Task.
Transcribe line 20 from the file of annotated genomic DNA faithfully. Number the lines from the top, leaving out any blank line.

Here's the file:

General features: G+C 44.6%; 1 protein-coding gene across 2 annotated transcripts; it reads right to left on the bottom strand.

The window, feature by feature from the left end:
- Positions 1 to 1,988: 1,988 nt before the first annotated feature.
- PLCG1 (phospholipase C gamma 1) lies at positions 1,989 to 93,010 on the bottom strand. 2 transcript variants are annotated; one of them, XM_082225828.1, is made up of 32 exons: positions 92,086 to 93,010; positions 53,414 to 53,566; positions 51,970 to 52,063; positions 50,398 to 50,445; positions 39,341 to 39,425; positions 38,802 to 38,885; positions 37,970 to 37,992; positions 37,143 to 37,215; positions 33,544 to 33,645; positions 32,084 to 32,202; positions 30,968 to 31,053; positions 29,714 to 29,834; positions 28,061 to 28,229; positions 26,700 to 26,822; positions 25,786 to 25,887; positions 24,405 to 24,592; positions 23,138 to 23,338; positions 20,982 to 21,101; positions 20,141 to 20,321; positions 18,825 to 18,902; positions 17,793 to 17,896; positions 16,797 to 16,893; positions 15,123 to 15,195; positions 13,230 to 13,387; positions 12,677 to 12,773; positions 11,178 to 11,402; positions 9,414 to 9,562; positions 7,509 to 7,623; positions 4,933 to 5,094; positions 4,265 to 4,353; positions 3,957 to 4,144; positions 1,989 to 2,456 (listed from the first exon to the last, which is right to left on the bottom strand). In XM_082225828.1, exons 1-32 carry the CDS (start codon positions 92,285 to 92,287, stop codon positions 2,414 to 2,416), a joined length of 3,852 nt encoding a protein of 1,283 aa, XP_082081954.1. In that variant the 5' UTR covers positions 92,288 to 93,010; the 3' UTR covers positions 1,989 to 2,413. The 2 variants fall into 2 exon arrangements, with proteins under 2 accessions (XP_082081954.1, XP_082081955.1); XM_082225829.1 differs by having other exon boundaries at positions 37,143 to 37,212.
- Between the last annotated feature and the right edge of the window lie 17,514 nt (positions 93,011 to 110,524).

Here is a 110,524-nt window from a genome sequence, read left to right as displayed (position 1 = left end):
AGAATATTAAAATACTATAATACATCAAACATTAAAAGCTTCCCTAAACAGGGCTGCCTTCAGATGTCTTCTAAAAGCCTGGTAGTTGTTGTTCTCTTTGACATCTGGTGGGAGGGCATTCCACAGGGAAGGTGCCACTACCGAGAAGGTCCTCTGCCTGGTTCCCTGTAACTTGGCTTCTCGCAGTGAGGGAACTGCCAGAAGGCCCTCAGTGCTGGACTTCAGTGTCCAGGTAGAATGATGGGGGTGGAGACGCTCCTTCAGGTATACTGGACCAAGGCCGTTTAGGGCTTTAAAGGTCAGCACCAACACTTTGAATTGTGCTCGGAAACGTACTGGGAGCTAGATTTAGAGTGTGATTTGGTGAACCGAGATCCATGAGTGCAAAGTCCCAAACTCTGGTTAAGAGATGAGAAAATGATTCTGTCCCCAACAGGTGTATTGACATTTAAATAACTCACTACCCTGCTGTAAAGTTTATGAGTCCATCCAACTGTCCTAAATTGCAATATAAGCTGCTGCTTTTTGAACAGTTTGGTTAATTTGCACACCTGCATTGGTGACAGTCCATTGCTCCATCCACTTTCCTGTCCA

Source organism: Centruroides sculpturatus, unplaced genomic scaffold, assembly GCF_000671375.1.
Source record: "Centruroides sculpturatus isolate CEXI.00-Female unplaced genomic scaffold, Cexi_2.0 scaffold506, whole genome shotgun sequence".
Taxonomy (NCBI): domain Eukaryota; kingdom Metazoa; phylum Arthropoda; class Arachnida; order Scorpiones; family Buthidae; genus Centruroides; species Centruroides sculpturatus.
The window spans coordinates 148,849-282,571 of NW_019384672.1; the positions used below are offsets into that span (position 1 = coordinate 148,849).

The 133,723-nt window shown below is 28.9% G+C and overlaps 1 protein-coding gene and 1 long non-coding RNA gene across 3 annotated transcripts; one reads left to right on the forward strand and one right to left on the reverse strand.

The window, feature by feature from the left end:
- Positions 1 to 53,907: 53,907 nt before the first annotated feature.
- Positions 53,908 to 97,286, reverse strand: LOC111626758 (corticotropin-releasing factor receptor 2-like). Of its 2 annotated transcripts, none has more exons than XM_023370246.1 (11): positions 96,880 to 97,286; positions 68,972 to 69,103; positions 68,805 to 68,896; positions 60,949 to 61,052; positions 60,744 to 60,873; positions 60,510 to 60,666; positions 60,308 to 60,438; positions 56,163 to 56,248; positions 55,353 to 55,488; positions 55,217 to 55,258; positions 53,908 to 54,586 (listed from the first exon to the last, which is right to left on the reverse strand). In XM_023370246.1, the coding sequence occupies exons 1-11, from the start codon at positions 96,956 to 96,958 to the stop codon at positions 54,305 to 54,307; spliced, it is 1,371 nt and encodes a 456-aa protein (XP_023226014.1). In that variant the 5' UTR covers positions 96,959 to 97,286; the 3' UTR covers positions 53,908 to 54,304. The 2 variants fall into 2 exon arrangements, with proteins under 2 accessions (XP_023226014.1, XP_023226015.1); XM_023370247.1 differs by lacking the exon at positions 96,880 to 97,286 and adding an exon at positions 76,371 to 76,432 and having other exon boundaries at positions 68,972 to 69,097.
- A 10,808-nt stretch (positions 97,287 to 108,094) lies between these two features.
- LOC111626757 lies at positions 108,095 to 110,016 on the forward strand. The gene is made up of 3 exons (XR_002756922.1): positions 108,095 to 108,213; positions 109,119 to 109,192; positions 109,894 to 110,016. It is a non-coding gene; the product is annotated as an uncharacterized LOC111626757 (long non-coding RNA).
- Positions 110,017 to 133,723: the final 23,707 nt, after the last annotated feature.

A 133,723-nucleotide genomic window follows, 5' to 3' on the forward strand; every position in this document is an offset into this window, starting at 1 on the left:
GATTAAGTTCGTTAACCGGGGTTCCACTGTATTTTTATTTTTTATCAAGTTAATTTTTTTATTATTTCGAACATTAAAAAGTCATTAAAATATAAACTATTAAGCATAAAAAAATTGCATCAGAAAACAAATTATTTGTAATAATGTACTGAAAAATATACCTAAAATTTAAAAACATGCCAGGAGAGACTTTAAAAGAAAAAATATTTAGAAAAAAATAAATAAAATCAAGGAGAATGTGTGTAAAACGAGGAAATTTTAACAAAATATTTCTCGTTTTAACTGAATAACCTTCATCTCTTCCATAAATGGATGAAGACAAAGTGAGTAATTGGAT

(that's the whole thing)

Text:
GATTAAGTTCGTTAACCGGGGTTCCACTGTATTTTTATTTTTTATCAAGTTAATTTTTTTATTATTTCGAACATTAAAAAGTCATTAAAATATAAACTATTAAGCATAAAAAAATTGCATCAGAAAACAAATTATTTGTAATAATGTACTGAAAAATATACCTAAAATTTAAAAACATGCCAGGAGAGACTTTAAAAGAAAAAATATTTAGAAAAAAATAAATAAAATCAAGGAGAATGTGTGTAAAACGAGGAAATTTTAACAAAATATTTCTCGTTTTAACTGAATAACCTTCATCTCTTCCATAAATGGATGAAGACAAAGTGAGTAATTGGAT